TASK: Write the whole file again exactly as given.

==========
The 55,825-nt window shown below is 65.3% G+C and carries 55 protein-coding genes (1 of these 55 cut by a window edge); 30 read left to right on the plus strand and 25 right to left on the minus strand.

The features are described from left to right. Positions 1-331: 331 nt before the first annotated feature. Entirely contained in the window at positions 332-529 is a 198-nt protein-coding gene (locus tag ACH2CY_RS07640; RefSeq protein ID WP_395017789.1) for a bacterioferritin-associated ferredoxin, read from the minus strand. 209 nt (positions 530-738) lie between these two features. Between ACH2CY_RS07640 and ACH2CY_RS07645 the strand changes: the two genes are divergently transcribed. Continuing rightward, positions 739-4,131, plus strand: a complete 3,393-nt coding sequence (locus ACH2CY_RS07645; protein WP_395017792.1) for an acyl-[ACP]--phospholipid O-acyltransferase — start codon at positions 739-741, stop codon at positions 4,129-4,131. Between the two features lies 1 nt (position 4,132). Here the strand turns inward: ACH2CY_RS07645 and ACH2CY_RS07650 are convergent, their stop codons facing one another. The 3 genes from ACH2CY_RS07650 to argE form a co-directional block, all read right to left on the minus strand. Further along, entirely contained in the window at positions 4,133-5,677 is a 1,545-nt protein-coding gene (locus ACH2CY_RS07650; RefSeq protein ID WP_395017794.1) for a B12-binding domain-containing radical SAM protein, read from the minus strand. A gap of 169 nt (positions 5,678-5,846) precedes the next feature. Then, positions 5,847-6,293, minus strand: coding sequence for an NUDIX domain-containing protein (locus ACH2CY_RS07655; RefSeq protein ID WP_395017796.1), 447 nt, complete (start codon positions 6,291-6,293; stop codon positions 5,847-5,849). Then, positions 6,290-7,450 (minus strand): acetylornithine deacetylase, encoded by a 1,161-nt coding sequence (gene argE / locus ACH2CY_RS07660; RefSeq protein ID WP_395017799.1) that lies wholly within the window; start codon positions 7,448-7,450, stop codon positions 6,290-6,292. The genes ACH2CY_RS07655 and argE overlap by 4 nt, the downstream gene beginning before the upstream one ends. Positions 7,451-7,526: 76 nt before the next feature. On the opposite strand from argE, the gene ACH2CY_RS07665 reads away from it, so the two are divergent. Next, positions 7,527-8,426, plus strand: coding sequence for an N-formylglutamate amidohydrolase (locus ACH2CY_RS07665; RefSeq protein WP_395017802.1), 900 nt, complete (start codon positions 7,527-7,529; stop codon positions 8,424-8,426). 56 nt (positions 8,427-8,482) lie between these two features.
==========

The 55,825-nt window shown below is 65.3% G+C and carries 55 protein-coding genes (1 of these 55 cut by a window edge); 30 read left to right on the plus strand and 25 right to left on the minus strand.

The features are described from left to right. Positions 1-331: 331 nt before the first annotated feature. Entirely contained in the window at positions 332-529 is a 198-nt protein-coding gene (locus tag ACH2CY_RS07640; RefSeq protein ID WP_395017789.1) for a bacterioferritin-associated ferredoxin, read from the minus strand. 209 nt (positions 530-738) lie between these two features. Between ACH2CY_RS07640 and ACH2CY_RS07645 the strand changes: the two genes are divergently transcribed. Continuing rightward, positions 739-4,131, plus strand: a complete 3,393-nt coding sequence (locus ACH2CY_RS07645; protein WP_395017792.1) for an acyl-[ACP]--phospholipid O-acyltransferase — start codon at positions 739-741, stop codon at positions 4,129-4,131. Between the two features lies 1 nt (position 4,132). Here the strand turns inward: ACH2CY_RS07645 and ACH2CY_RS07650 are convergent, their stop codons facing one another. The 3 genes from ACH2CY_RS07650 to argE form a co-directional block, all read right to left on the minus strand. Further along, entirely contained in the window at positions 4,133-5,677 is a 1,545-nt protein-coding gene (locus ACH2CY_RS07650; RefSeq protein ID WP_395017794.1) for a B12-binding domain-containing radical SAM protein, read from the minus strand. A gap of 169 nt (positions 5,678-5,846) precedes the next feature. Then, positions 5,847-6,293, minus strand: coding sequence for an NUDIX domain-containing protein (locus ACH2CY_RS07655; RefSeq protein ID WP_395017796.1), 447 nt, complete (start codon positions 6,291-6,293; stop codon positions 5,847-5,849). Then, positions 6,290-7,450 (minus strand): acetylornithine deacetylase, encoded by a 1,161-nt coding sequence (gene argE / locus ACH2CY_RS07660; RefSeq protein ID WP_395017799.1) that lies wholly within the window; start codon positions 7,448-7,450, stop codon positions 6,290-6,292. The genes ACH2CY_RS07655 and argE overlap by 4 nt, the downstream gene beginning before the upstream one ends. Positions 7,451-7,526: 76 nt before the next feature. On the opposite strand from argE, the gene ACH2CY_RS07665 reads away from it, so the two are divergent. Next, positions 7,527-8,426, plus strand: coding sequence for an N-formylglutamate amidohydrolase (locus ACH2CY_RS07665; RefSeq protein WP_395017802.1), 900 nt, complete (start codon positions 7,527-7,529; stop codon positions 8,424-8,426). 56 nt (positions 8,427-8,482) lie between these two features.